his life so that it would be pleasing to God. He had all his life
been reading the law as a guide to righteous living; now he came to
Jesus in the same attitude.

	It was to this attitude of desiring to improve himself that Jesus
answered Nicodemus and said: "Verily, verily, I say unto thee, Except
a man be born again, he cannot see the kingdom of God" (John 3:3).
Jesus' answer to Nicodemus is the answer of the Son of God to man's
desire to establish his own righteousness and by his own goodness
gain entrance into the kingdom of God. By this one answer, made to
one of the most religious, punctilious, educated, honored and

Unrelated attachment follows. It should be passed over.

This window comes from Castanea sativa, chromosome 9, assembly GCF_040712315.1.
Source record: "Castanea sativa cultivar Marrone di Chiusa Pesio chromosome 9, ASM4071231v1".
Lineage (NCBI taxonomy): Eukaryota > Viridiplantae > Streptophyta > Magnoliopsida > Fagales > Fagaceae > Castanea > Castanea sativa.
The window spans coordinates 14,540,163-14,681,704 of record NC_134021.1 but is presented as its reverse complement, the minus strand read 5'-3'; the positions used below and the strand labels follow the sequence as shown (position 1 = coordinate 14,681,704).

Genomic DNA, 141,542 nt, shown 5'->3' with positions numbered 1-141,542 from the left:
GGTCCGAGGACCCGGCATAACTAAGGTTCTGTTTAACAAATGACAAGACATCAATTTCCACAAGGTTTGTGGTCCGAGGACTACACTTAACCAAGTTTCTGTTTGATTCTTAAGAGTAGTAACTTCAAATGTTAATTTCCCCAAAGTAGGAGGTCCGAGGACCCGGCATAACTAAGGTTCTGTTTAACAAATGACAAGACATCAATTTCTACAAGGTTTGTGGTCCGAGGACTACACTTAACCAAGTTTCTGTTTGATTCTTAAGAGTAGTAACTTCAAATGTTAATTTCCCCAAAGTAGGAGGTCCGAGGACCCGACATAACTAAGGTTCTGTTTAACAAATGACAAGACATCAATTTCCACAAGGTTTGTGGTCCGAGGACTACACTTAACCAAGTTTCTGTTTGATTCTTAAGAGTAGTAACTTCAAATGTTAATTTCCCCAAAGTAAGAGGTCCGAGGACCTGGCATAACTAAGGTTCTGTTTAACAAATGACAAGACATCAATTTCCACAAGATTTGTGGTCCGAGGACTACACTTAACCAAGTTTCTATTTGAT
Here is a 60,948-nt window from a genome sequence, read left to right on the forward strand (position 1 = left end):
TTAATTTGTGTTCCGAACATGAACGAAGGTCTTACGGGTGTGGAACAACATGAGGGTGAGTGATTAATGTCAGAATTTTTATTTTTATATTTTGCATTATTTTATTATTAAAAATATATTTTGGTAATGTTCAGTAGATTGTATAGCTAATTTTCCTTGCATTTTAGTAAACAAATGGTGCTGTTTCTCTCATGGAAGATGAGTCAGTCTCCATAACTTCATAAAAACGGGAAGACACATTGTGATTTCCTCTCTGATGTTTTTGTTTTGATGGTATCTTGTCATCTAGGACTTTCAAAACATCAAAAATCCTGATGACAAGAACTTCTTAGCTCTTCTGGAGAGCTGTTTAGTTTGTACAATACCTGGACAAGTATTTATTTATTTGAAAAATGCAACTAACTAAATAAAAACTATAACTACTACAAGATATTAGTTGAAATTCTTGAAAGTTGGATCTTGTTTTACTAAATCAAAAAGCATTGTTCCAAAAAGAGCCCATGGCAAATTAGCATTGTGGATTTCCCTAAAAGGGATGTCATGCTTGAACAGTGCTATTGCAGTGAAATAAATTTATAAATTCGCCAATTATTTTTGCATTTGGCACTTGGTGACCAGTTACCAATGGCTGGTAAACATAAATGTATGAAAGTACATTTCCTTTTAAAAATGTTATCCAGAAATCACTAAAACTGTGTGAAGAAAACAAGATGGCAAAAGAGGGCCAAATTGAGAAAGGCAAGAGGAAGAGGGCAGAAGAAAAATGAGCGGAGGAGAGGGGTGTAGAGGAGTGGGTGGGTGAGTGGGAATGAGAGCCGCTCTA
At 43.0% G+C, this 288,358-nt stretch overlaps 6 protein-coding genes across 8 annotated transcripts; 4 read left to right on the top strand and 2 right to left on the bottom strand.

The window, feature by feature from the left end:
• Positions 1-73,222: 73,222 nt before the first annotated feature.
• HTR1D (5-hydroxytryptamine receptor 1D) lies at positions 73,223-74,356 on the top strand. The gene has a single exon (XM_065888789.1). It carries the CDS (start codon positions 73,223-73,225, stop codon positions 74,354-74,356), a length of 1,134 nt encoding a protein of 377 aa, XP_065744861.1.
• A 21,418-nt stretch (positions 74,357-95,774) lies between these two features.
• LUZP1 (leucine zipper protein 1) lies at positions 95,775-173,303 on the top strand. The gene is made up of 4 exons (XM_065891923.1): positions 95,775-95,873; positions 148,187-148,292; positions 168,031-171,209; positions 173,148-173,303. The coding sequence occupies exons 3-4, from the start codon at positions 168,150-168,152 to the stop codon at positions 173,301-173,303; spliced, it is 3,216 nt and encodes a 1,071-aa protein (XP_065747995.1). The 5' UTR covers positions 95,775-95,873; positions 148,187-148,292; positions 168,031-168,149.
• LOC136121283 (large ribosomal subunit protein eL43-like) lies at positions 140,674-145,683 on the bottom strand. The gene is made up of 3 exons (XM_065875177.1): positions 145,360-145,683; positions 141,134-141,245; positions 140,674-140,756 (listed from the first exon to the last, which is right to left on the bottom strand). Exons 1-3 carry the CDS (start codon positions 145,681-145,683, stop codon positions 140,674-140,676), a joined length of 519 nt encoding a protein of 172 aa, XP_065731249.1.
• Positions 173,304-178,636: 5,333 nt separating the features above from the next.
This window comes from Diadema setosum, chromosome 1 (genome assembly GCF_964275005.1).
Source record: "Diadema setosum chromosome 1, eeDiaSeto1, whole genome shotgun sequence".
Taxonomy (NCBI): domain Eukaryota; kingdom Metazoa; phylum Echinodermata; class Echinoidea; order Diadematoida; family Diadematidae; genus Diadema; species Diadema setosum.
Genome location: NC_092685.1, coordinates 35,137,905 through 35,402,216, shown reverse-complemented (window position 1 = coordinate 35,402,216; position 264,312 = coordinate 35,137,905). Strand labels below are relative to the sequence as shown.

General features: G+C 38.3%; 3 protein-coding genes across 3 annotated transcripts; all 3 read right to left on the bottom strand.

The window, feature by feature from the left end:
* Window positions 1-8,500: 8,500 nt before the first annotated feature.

truth-seeking men of his generation, Jesus declared that natural man,
however refined, moral and educated he might become, cannot thereby
gain entrance into the kingdom of God and His heaven. There is not
that in man which can be developed into a life acceptable to God. How
this with one stroke sets aside all present-day teaching that Jesus
was the greatest teacher the world has ever known and that by
following His teachings one


can be saved! While the saved person should carefully consider the
teachings of Jesus [though some of them were for the Jewish nation
alone], the unsaved may all his life strive to follow these teachings
and still at the end of his life find heaven's door closed to him.
Jesus said, "Except a man be born again, he cannot see the kingdom of

	The word birth, when used literally, always means the coming into
existence of a new life. This life always partakes of the nature of
the parents. When a wolf or a sheep is born there is a new life which
has the wolf or sheep nature, as the case may be. When a child is